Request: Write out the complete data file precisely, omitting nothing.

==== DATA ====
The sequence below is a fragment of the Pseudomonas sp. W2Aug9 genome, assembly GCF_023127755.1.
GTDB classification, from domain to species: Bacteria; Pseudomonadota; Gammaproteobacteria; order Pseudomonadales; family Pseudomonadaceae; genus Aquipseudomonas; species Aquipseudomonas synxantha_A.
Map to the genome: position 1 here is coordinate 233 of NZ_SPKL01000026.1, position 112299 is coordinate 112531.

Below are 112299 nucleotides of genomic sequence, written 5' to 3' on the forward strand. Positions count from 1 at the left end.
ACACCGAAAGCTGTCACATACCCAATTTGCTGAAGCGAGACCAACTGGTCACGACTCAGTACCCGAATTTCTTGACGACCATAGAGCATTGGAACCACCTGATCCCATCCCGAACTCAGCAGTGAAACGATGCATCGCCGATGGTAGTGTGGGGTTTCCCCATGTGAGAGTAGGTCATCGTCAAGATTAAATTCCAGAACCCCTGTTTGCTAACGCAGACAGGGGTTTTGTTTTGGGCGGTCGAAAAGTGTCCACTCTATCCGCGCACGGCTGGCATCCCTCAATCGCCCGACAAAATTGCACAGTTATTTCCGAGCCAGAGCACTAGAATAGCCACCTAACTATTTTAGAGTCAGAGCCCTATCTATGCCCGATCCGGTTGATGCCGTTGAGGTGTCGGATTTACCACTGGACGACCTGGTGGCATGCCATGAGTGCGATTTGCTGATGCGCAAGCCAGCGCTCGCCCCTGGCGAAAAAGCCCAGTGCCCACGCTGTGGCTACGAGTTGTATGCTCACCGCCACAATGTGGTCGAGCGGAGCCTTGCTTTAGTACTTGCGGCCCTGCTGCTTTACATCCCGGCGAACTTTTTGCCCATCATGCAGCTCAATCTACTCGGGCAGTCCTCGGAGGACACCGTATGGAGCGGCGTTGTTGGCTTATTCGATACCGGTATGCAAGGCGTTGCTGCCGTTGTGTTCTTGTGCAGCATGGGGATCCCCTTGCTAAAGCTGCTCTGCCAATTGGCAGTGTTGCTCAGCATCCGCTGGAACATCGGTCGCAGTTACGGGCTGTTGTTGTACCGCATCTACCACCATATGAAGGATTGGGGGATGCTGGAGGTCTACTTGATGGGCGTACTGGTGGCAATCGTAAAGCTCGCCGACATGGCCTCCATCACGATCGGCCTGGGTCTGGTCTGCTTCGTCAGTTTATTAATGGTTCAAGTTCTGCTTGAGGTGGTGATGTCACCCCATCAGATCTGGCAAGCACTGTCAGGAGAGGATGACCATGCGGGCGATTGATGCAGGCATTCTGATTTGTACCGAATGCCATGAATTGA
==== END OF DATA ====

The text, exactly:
The sequence below is a fragment of the Pseudomonas sp. W2Aug9 genome, assembly GCF_023127755.1.
GTDB classification, from domain to species: Bacteria; Pseudomonadota; Gammaproteobacteria; order Pseudomonadales; family Pseudomonadaceae; genus Aquipseudomonas; species Aquipseudomonas synxantha_A.
Map to the genome: position 1 here is coordinate 233 of NZ_SPKL01000026.1, position 112299 is coordinate 112531.

Below are 112299 nucleotides of genomic sequence, written 5' to 3' on the forward strand. Positions count from 1 at the left end.
ACACCGAAAGCTGTCACATACCCAATTTGCTGAAGCGAGACCAACTGGTCACGACTCAGTACCCGAATTTCTTGACGACCATAGAGCATTGGAACCACCTGATCCCATCCCGAACTCAGCAGTGAAACGATGCATCGCCGATGGTAGTGTGGGGTTTCCCCATGTGAGAGTAGGTCATCGTCAAGATTAAATTCCAGAACCCCTGTTTGCTAACGCAGACAGGGGTTTTGTTTTGGGCGGTCGAAAAGTGTCCACTCTATCCGCGCACGGCTGGCATCCCTCAATCGCCCGACAAAATTGCACAGTTATTTCCGAGCCAGAGCACTAGAATAGCCACCTAACTATTTTAGAGTCAGAGCCCTATCTATGCCCGATCCGGTTGATGCCGTTGAGGTGTCGGATTTACCACTGGACGACCTGGTGGCATGCCATGAGTGCGATTTGCTGATGCGCAAGCCAGCGCTCGCCCCTGGCGAAAAAGCCCAGTGCCCACGCTGTGGCTACGAGTTGTATGCTCACCGCCACAATGTGGTCGAGCGGAGCCTTGCTTTAGTACTTGCGGCCCTGCTGCTTTACATCCCGGCGAACTTTTTGCCCATCATGCAGCTCAATCTACTCGGGCAGTCCTCGGAGGACACCGTATGGAGCGGCGTTGTTGGCTTATTCGATACCGGTATGCAAGGCGTTGCTGCCGTTGTGTTCTTGTGCAGCATGGGGATCCCCTTGCTAAAGCTGCTCTGCCAATTGGCAGTGTTGCTCAGCATCCGCTGGAACATCGGTCGCAGTTACGGGCTGTTGTTGTACCGCATCTACCACCATATGAAGGATTGGGGGATGCTGGAGGTCTACTTGATGGGCGTACTGGTGGCAATCGTAAAGCTCGCCGACATGGCCTCCATCACGATCGGCCTGGGTCTGGTCTGCTTCGTCAGTTTATTAATGGTTCAAGTTCTGCTTGAGGTGGTGATGTCACCCCATCAGATCTGGCAAGCACTGTCAGGAGAGGATGACCATGCGGGCGATTGATGCAGGCATTCTGATTTGTACCGAATGCCATGAATTGA